A leftover from the Georgian and Regency eras of English history, the calling card was something that a lady or gentleman never left home without. In accordance with the manners, behaviour and social customs of the 18th and early 19th centuries, you never…ever…just paid someone a visit. Especially if you were part of the social elite. Proper ettiquette dictated that you gave the footman, maid or butler, your card, which would then be delivered into the hands of the person or persons that you desired to call upon. If they would recieve you, you would be invited inside. If not, you were told that the person you wished to see was either not at home, or wasn’t recieving visitors that day.
The calling card in that capacity, no-longer exists and is no-longer a part of the ettiquette of paying someone a visit. However, business-cards, to a certain extent, have replaced the role of the calling card and are still used today to present oneself or to advertise one’s services.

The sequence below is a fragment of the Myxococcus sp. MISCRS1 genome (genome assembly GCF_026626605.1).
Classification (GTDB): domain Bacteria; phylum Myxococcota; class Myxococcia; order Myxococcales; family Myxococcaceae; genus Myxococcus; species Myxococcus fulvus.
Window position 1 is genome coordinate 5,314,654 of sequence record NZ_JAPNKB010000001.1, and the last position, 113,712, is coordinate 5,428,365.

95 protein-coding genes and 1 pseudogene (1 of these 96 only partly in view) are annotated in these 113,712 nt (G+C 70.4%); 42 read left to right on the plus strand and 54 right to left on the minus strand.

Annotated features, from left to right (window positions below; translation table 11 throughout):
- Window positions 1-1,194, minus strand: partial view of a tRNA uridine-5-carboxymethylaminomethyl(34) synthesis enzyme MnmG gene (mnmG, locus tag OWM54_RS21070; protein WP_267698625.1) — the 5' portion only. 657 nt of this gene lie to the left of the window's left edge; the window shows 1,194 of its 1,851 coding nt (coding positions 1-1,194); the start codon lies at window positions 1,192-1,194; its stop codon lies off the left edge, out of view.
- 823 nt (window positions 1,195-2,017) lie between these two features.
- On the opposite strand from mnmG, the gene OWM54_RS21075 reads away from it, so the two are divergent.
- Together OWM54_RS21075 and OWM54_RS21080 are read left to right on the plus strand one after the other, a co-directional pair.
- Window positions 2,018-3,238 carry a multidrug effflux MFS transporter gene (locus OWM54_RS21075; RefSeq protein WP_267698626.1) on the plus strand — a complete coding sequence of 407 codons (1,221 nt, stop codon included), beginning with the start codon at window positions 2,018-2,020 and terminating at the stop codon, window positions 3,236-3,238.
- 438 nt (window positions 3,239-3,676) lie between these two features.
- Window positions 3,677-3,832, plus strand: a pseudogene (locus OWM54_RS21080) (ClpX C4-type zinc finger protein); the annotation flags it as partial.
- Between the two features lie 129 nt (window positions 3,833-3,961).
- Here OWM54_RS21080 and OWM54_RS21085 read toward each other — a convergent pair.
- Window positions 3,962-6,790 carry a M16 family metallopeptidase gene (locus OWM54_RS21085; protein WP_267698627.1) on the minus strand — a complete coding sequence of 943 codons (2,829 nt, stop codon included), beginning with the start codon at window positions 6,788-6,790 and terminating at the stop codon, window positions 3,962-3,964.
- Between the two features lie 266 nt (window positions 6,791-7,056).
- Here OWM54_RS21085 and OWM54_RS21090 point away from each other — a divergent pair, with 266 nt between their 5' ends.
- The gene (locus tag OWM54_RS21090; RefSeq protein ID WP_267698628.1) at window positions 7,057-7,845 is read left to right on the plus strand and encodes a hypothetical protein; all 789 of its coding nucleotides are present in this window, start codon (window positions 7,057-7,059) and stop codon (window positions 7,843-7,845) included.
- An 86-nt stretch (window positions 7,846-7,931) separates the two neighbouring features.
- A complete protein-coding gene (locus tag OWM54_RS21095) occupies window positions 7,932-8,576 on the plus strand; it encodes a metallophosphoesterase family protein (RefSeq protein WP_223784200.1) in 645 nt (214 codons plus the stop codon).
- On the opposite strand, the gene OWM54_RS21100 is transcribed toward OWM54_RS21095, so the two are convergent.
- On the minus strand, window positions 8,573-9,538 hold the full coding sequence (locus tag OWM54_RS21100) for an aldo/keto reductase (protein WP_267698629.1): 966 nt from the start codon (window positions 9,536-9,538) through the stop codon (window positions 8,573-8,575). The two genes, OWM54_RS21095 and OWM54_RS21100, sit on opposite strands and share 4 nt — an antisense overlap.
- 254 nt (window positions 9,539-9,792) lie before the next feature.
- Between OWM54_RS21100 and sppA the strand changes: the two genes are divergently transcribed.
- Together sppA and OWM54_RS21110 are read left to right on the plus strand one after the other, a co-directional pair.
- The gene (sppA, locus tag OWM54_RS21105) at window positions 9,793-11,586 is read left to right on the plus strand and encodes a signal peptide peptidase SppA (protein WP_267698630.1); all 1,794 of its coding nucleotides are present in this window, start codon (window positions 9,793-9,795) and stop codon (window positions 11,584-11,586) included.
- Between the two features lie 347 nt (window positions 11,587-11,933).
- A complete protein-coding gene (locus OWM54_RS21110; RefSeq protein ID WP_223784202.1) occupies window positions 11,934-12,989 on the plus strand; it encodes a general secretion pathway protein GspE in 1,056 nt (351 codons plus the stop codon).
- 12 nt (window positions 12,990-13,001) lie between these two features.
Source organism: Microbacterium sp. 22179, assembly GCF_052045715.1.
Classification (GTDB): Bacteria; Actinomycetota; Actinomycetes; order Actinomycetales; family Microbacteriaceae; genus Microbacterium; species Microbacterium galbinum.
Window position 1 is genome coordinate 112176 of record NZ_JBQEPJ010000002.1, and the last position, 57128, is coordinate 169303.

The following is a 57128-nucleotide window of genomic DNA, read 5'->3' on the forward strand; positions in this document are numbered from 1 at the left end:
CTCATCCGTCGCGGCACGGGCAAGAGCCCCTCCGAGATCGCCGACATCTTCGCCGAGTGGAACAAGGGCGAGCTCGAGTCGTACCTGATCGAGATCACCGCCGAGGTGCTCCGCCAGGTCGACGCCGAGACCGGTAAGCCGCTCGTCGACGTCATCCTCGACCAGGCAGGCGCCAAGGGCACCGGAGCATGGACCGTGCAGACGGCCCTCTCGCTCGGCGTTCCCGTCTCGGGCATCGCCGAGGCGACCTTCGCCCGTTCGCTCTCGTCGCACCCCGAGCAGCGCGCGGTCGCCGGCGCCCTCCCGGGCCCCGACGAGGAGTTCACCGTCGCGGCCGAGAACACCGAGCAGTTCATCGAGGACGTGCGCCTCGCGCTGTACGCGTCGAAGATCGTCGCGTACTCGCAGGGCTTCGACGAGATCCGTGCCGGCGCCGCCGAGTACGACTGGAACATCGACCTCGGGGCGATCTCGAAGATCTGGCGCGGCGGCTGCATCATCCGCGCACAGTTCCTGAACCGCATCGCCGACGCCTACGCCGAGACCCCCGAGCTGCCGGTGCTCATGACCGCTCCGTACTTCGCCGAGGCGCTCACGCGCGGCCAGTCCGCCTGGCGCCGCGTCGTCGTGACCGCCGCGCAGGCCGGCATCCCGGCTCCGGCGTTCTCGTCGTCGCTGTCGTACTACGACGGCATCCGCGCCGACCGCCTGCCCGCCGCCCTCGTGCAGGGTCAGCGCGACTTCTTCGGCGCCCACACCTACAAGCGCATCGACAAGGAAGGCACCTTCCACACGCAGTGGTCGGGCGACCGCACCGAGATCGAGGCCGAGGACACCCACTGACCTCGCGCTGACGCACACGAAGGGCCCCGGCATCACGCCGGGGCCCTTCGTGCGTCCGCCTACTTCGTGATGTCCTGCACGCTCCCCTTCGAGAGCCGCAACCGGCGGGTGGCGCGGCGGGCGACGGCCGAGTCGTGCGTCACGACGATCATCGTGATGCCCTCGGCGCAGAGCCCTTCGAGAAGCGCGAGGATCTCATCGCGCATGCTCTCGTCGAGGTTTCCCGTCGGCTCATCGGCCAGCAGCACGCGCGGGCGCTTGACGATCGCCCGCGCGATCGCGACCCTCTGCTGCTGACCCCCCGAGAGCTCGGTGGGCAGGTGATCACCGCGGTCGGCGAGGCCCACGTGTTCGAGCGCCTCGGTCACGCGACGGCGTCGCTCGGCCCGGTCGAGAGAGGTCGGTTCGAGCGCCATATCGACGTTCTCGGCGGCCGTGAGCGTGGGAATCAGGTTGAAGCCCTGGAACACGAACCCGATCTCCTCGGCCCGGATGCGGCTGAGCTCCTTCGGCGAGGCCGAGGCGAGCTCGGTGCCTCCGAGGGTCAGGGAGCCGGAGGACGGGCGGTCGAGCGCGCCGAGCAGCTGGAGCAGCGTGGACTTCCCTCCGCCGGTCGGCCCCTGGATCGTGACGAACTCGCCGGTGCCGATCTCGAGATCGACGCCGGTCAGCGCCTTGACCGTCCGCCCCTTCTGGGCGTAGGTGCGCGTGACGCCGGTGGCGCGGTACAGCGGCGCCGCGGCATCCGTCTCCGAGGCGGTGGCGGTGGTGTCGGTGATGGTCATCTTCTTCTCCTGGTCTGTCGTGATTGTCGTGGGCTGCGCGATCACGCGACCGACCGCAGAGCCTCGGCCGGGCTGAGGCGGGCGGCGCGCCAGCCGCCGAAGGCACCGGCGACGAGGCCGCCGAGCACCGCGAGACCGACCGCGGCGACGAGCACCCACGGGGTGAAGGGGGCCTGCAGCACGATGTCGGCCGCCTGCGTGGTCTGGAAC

More detailed information on calling cards can be found here.
A set of antique cataract knives.
“…I presume, as I see blood-stains upon it, that it is the one which was found in the dead man’s grasp. Watson, this knife is surely in your line?”
“It is what we call a cataract knife…” – Sherlock Holmes & Dr. Watson, “The Adventure of Silver Blaze”.
A cataracts knife is an instrument used in the removal of cataracts from a person’s eyes. They were thin, angular and very, very sharp; delicate instruments meant for delicate work.
Although Holmes never ever smoked from one of these, the calabash pipe has long been associated with the famous detective and has appeared in several movies centered on the detective.